28. J. d. R. Millan and J. M. Carmena, “Invasive or noninvasive: Understanting brain-machine interface technology,” IEEE Engineering in Medicine and Biology Magazine, vol. 29, iss. 1, pp. 16–22, 2010.
  29. F. E. M. -Ivaldi and L. E. Miller, “Brain machine interfaces: Computational shorter demands and clinical needs meet basic neuroscience,” Trends in Neuroscience, vol. 26, iss. 6, pp. 329–334, 2003.
  30. E. M. Schmidt, “Single neuron recording from motor cortex as a possible source of signals for control of external devices,” Annals of Biomedical Engineering, vol. 8, pp. 329–349, 1980.
  31. S. Shoham, L. M. Paninski, M. R. Fellows, N. G. Hatsopoulos, J. P. Donoghue, and R. A. Normann, “Statistical encoding model for a primary motor cortical brain-machine interface,” IEEE Transactions on Biomedical Engineering, vol. 52, iss. 7, pp. 1312–1322, 2005.
  32. J. Zhuang, W. Truccolo, C. V. –Irwin, and J. P. Donoghue, “Decoding 3-d reach and grasp kinematics from high-frequency local field potentials in primate primary motor cortex,” IEEE Transactions on Biomedical Engineering, vol. 57, iss. 7, pp. 1774–1784, 2010.
  33. B. Pesaran, J. S. Pezaris, M. Sahani, P. P. Mitra, and R. A. Andersen, “Temporal structure in neuronal activity during working memory in macaque parietal cortex,” Nature Neuroscience, vol. 5, iss. 8, pp. 805–811, 2002.
  34. S. Musallam, B. D. Corneil, B. Greger, H. Scherberger, and R. A. Andersen, “Cognitive control signals for neural prosthetics,” Science, vol. 305, pp. 258–262, 2004.
  35. R. C. Miall and D. M.Wolpert, “Forward models for physiological motor control,” Neural Networks, vol. 9, iss. 8, pp. 1265–1279, 1996.
  36. C. Kemere, G. Santhanam, B. M. Yu, A. Afshar, S. I. Ryu, T. H. Meng, and K. V. Shenoy, “Model-based decoding of reaching movements for prosthetic systems,” In Proceedings of the 26th Annual International Conference of the IEEE EMBS, pp. 4524–4528, San Francisco, Sept. 2004.
  37. A. B. Schwartz, R. E. Kettner, and A. P. Georgopoulos, “Primate motor cortex and free arm movements to visual targets in three-dimensional space. i. relations between single cell discharge and direction of movement,” The Journal of Neuroscience, vol. 8, iss. 8, pp. 2913–2927, 1988.
  38. A. P. Georgopoulos, R. E. Kettner, and A. B. Schwartz, “Primate motor cortex and free arm movements to visual targets in three-dimensional space. ii. coding of the direction of movement by a neural population,” The Journal of Neuroscience, vol. 8, iss. 8, pp. 2928–2937, 1988.
  39. R. E. Kettner, A. B. Schwartz, and A. P. Georgopoulos, “Primate motor cortex and free arm movements to visual targets in three-dimensional space. iii. position gradients and population coding of movement direction from various movement origins,” The Journal of Neuroscience, vol. 8, iss. 8, pp. 2938–2947, 1988.
  40. R. Heliot, K. Ganguly, J. Jimenez, and J. M. Carmena, “Learning in closed-loop brain machine interfaces: Modeling and experimental validation,” IEEE Transactions on Systems, Man, and Cybernetics, Part B: Cybernetics, vol. 40, iss. 5, pp. 1387–1397, 2010.
  41. R. A. Andersen, E. J. Hwang, and G. H. Mulliken, “Cognitive neural prosthetics,” Annual Review of Physiology, vol. 61, pp. 169–190, 2010.
  42. R. A. Andersen, S. Musallam, and B. Pesaran, “Selecting the signals for a brain-machine interface,” Current Opinion in Neurobiology, vol. 14, pp. 720–726, 2004.
  43. R. Q. Quiroga, L. H. Snyder, A. P. Batista, H. Cui, and R. A. Andersen, “Movement intention is better predicted than attention in the posterior parietal cortex,” The Journal of Neuroscience, vol. 26, iss. 13, pp. 3615–3620, 2006.
  44. J. Becedas and R. Q. Quiroga, “Implementation of a real time decoder for real neuroprosthetic applications,” In Proceedings of The IEEE Fifth International Conference on Bio-Inspired Computing: Theories and Applications, pp. 1337–1345, Liverpool, United Kingdom, 2010.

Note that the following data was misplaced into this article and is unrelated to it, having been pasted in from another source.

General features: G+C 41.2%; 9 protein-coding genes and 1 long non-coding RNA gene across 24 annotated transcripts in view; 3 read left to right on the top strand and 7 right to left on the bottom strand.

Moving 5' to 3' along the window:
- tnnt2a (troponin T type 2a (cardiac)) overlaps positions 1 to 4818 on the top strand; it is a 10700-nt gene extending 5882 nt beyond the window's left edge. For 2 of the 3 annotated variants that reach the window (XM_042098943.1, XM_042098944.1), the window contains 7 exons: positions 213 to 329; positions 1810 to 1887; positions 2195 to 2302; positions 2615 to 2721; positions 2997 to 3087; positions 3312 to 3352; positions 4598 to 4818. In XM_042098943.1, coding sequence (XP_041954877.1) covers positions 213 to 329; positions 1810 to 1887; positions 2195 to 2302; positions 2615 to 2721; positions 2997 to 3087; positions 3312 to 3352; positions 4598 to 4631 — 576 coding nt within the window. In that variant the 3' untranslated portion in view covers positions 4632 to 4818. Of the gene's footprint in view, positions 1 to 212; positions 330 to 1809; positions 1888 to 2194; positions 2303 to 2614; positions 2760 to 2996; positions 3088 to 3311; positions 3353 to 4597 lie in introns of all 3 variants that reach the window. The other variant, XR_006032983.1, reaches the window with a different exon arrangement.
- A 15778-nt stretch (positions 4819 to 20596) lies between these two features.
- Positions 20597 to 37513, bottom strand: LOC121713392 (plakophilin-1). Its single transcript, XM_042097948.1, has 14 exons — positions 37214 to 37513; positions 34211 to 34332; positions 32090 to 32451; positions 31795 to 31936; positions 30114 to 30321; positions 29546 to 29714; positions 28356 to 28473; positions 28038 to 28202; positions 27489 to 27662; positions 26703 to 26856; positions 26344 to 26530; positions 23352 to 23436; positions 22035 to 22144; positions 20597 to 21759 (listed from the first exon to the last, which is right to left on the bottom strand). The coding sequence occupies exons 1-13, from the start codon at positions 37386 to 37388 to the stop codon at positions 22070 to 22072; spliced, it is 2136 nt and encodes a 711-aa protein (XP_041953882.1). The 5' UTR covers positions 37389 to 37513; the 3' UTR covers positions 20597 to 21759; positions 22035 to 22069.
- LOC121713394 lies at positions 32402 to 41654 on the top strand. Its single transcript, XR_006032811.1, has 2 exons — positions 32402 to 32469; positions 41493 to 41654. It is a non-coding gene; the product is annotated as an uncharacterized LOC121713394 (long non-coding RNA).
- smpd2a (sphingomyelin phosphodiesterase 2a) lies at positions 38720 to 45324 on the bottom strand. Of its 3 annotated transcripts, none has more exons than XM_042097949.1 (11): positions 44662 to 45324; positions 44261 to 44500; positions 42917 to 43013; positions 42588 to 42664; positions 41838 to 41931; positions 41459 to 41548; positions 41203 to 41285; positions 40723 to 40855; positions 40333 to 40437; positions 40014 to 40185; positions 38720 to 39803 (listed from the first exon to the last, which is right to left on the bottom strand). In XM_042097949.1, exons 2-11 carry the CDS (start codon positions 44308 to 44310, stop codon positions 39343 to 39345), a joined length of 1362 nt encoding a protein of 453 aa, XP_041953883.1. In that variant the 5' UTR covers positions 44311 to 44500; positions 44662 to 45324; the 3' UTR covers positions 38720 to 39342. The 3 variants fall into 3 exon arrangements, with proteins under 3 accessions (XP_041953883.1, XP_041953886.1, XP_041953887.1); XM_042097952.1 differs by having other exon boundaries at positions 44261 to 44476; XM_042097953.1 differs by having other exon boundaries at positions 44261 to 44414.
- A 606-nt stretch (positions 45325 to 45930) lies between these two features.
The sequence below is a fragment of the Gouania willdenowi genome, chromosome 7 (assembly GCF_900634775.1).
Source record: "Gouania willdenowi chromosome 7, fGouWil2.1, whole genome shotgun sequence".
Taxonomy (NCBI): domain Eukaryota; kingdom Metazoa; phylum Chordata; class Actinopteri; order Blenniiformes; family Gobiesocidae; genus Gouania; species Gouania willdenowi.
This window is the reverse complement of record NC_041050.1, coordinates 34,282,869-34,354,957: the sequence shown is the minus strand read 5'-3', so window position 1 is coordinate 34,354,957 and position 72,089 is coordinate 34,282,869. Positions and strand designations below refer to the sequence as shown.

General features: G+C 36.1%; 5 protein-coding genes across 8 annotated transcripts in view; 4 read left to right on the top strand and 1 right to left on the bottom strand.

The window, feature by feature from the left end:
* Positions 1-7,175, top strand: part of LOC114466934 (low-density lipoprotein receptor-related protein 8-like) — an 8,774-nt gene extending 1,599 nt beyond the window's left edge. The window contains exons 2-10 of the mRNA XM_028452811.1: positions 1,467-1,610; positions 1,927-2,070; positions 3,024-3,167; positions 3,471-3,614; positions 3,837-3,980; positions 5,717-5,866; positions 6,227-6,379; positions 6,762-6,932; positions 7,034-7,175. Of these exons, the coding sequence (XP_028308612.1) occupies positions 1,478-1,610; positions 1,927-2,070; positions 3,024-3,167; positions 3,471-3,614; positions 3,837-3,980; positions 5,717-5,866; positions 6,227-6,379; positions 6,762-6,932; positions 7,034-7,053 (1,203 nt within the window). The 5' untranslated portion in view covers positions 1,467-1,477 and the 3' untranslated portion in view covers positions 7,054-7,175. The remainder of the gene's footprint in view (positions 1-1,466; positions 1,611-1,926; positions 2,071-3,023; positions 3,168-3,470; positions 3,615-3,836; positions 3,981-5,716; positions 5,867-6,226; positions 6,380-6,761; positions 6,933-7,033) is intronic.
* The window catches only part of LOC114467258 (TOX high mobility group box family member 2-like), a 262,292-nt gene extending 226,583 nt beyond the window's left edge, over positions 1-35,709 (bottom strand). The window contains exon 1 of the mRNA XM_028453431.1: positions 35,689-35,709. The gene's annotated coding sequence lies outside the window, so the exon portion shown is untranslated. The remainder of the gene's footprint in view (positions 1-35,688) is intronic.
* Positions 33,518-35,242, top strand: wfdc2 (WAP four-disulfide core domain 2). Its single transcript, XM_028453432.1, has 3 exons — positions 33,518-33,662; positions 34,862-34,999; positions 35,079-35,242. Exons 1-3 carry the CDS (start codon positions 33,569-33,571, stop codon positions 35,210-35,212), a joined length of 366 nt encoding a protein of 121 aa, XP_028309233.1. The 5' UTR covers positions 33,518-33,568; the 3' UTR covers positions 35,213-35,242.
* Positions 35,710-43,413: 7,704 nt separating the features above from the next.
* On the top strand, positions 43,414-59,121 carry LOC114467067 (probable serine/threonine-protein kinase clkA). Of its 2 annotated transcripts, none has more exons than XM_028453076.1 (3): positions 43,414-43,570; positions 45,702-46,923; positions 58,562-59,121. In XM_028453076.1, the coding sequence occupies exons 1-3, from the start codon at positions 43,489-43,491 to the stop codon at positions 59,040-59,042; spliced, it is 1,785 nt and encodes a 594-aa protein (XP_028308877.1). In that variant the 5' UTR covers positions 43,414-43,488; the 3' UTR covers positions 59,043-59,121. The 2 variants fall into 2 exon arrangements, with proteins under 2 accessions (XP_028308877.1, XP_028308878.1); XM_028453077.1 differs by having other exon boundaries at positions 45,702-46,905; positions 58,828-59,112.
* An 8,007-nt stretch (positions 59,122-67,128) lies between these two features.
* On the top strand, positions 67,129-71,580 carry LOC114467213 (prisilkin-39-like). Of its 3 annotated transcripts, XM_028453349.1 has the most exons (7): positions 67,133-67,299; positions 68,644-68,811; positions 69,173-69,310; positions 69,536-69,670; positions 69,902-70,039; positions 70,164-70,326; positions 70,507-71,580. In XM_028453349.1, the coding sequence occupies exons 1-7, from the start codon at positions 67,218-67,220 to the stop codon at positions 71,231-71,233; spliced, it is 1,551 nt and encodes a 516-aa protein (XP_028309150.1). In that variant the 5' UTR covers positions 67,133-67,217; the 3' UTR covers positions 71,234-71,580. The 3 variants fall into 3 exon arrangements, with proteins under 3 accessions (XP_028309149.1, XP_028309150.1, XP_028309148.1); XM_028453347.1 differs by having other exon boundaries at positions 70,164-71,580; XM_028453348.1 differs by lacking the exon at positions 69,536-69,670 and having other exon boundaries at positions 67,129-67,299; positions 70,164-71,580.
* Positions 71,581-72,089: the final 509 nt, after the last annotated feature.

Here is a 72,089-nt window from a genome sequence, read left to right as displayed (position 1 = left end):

45. R. A. Andersen and C. A. Buneo, “Intentional maps in posterior parietal cortex,” Annual Review on Neuroscience, vol. 25, pp. 189–220, 2002.
  46. R. Q. Quiroga and S. Panzeri, “Extracting information from neuronal populations: information theory and decoding approaches,” Nature Reviews Neuroscience, vol. 10, pp. 173–185, 2009.
  47. J. D. Connolly, R. A. Andersen, and M. A. Goodale, “FMRi evidence for a parietal reach region in the human brain,” Experimental Brain Research, vol. 153, pp. 140–145, 2003.
  48. E. Pereira, J. Becedas, I. Payo, F. Ramos, and V. Feliu, “Control of flexible manipulators. Theory and practice,” Robot Manipulators Trends and Development, INTECH, pp. 267–296, 2010.
  49. J. Becedas, J. R. Trapero, V. Feliu, and H. S. –Ramirez, “Adaptive controller for single-link flexible manipulators based on algebraic identification and generalized proportional integral control,” IEEE Transactions on Systems, Man and Cybernetics, Part B: Cybernetics, vol. 39, iss. 3, pp. 533–545, 2009.
  50. R. C. Gonzalez and R. E. Wood, “Digital Image Processing,” Prentice Hall, 2002.
  51. F. Rieke, D. Warland, R. d. R. v. Stevenink, and W. Bialek, Spikes: exploring the neural code, MIT press paperback edition, 1999.
  52. A. Pouget and T.e Sejnowski, “Spatial transformations in the parietal cortex using basis functions,” Journal of Cognitive Neuroscience, vol. 9, iss. 2, pp. 222–237, 1997.
  53. S. Ben Hamed, J. –R. Duhamel, F. Bremmer, and W. Graf, “Visual receptive field modulation in the lateral intraparietal area during attentive fixation and free gaze,” Cerebral Cortex, vol. 12, iss. 3, pp. 234–245, 2002.
  54. R. A. Andersen, G. K. Essick, and R. M. Siegel, “The encoding of spatial location by posterior parietal neurons,” Science, vol. 230, iss. 4724, pp. 456–458, 1985.
  55. L. H. Snyder, A. P. Batista, and R. A. Andersen, “Coding of intention in the posterior parietal cortex,” Nature, vol. 386, pp. 167–170, 1997.
  56. C. A. Buneo, M. R. Jarvis, A. P. Batista, and R. A. Andersen, “Direct visuomotor transformations for reaching,” Nature, vol. 416, pp. 632–636, 2002.
  57. L. J. Toth and J. A. Assad, “Dynamic coding of behaviourally relevant stimuli in parietal cortex,” Nature, vol. 415, pp. 165–168, 2002.
  58. M. Hauschild, I. H. Mulliken, Fineman, G. E. Loeb, and R. A. Andersen, “Cognitive signals for brain-machine interfaces in posterior parietal cortex include continuous 3d trajectory commands,” Proceedings of the natural academy of sciences, vol. 109, iss. 42, pp. 17075–17080, 2012.